DOJ: Middleton office target of corporate espionage - WQOW TV: Eau Claire, WI NEWS18 News, Weather, and Sports

DOJ: Middleton office target of corporate espionage


MIDDLETON (WKOW) -- Federal officials have indicted a Chinese company in Wisconsin for stealing software developed in Middleton. It's an elaborate international theft case and a U.S. attorney says the crime cost an American company hundreds of millions and left many of their Wisconsin employees without jobs.

"This really is attempted corporate murder," U.S. Attorney for Western Wisconsin John Vaudreuil says.

AMSC, formally known as American Superconductor, is based in Massachusetts. The company designs software for the wind turbine industry and has employees around the globe.

"You'd think, well this going to be in New York or someplace, but we do tech well here in Wisconsin," Vaudreuil says.

An AMSC spokeswoman tells 27 News their Middleton office developed a kind of software the Chinese company was looking to steal. She says the technology acts as sort of a control or brain function within the wind turbines.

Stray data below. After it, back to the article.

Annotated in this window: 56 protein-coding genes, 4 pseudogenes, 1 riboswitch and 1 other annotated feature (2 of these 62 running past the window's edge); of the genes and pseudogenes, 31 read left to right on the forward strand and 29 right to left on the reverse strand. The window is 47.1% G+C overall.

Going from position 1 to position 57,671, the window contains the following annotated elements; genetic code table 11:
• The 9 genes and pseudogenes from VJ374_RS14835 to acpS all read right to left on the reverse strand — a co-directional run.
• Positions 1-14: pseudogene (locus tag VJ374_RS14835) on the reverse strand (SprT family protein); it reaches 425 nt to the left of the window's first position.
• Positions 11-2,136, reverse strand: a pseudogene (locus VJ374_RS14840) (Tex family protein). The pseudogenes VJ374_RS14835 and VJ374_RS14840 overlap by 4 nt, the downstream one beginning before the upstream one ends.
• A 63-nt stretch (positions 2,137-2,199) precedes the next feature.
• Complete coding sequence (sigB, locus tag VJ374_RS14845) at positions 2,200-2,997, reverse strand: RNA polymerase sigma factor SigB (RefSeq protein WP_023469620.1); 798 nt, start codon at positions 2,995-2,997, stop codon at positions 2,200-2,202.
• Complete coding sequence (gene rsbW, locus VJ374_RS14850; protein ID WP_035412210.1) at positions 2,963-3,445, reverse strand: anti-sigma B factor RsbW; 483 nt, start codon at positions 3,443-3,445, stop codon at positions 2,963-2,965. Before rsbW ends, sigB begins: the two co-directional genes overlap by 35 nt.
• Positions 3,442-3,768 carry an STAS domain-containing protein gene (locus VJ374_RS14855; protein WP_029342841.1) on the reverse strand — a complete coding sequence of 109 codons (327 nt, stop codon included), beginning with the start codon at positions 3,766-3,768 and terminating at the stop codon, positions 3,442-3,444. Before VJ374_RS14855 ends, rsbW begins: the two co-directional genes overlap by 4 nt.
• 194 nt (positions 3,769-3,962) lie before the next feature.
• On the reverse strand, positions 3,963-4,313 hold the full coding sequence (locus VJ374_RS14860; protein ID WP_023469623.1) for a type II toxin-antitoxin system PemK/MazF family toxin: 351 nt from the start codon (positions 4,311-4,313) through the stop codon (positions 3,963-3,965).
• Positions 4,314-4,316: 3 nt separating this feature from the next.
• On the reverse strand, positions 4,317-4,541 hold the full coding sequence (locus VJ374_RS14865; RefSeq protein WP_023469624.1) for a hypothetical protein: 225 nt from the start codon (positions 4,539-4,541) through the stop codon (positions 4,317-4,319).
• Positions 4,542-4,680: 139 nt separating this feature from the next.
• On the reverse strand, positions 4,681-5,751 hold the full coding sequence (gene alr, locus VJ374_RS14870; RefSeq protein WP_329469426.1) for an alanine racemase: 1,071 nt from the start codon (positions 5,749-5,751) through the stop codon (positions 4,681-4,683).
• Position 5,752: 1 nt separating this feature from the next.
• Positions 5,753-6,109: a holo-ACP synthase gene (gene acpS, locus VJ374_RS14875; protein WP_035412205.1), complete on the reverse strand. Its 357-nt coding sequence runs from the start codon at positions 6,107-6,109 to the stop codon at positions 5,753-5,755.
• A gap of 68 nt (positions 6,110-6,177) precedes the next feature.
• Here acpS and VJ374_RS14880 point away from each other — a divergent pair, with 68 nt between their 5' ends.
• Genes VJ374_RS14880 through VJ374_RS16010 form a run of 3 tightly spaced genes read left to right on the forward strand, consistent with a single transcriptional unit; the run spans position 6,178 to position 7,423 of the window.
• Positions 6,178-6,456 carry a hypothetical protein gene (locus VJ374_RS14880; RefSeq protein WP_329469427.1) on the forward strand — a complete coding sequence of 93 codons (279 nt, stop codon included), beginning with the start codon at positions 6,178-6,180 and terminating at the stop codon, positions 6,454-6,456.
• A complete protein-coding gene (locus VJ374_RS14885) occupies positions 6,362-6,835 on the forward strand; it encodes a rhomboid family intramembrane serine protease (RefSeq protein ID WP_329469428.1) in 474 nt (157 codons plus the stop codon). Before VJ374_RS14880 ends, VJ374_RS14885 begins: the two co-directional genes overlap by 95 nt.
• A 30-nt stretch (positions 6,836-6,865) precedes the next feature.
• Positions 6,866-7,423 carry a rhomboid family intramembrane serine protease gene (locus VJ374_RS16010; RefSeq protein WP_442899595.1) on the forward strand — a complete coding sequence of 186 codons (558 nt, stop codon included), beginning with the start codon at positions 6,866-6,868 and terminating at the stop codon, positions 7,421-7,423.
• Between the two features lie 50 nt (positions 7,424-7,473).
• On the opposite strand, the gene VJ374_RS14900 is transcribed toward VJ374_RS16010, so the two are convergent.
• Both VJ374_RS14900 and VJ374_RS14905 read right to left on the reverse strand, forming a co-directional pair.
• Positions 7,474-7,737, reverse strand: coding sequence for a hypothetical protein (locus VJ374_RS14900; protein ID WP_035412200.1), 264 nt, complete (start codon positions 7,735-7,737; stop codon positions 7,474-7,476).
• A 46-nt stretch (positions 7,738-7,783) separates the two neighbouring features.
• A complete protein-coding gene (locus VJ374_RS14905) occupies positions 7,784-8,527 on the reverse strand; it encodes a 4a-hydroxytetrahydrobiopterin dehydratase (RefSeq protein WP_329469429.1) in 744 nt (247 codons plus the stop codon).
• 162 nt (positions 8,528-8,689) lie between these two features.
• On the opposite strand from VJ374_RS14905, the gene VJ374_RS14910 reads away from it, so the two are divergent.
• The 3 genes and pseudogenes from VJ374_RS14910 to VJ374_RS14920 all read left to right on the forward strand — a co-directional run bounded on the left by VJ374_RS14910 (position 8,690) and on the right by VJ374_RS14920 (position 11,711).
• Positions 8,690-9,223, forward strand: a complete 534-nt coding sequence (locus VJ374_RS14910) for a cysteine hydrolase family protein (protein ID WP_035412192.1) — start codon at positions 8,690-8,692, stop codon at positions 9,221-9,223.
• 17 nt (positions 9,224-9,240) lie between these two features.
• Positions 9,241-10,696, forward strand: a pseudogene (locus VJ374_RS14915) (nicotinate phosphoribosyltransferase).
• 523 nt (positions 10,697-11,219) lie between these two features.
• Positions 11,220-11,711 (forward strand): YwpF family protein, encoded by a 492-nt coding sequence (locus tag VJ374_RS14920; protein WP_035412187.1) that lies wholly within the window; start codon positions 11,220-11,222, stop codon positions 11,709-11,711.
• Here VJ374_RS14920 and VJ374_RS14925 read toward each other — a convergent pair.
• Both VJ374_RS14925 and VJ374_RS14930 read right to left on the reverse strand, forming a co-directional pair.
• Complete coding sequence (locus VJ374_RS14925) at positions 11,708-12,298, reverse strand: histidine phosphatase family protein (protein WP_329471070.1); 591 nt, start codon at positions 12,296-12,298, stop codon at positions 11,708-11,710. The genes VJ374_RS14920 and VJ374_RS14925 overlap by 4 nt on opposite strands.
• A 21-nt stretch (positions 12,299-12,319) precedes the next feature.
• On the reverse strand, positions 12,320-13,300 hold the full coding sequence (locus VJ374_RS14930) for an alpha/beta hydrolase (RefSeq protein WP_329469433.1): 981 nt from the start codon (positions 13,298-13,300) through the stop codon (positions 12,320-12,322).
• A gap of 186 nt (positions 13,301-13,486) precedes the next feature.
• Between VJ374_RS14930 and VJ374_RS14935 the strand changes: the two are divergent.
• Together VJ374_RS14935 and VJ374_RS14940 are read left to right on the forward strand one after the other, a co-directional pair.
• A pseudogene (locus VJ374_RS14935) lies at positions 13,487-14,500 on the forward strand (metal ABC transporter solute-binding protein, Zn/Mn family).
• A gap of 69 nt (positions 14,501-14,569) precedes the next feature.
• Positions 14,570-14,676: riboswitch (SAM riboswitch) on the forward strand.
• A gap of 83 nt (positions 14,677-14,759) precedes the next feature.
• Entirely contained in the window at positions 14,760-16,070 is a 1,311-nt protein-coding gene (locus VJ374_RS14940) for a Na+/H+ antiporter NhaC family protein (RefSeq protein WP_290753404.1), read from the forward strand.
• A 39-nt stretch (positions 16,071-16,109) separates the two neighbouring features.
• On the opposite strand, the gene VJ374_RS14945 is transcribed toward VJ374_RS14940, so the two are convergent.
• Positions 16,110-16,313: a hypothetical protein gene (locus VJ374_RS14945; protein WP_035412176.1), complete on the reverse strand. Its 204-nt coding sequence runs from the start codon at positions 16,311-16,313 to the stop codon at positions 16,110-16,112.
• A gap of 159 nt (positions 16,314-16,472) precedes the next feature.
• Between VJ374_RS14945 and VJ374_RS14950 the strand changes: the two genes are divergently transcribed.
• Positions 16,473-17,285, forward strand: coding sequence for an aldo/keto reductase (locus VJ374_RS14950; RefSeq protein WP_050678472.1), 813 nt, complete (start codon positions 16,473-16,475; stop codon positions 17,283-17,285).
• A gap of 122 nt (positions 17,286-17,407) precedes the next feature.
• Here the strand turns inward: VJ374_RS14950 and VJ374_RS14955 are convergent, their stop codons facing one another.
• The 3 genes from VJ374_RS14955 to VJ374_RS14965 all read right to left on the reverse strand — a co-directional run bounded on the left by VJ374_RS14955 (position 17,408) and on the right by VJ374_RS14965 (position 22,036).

Federal authorities say Chinese wind turbine maker Sinovel cultivated a mole within AMSC who accessed Middleton's software and downloaded it remotely from Austria before passing it on for Sinovel to use.

"If one were to go to the Middleton office, you would find a few people," Vaudreuil says about the empty desks that fill the rest of the office. The DOJ says the theft cost the company more than $800 million and about 500 of their employees.

"We can't get those people their jobs back but we can punish the actors. We can let other actors know, whether it's China or other places, that we're not to be trifled with," Vaudreuil explains.

AMSC also wants justice. In a statement, CEO Daniel McGahn says, "Together with the Department of Justice, we will continue to seek restitution for the damage caused by the theft of AMSC's software that was developed in the great state of Wisconsin."

Federal authorities indicted Sinovel, two Chinese nationals and the former AMSC employee Thursday. Vaudreuil says it may be difficult to bring the individuals to the United States without extradition treaties in place with the involved countries.

Vaudreuil says the fine in this case could be up to $1.6 billion per charge.

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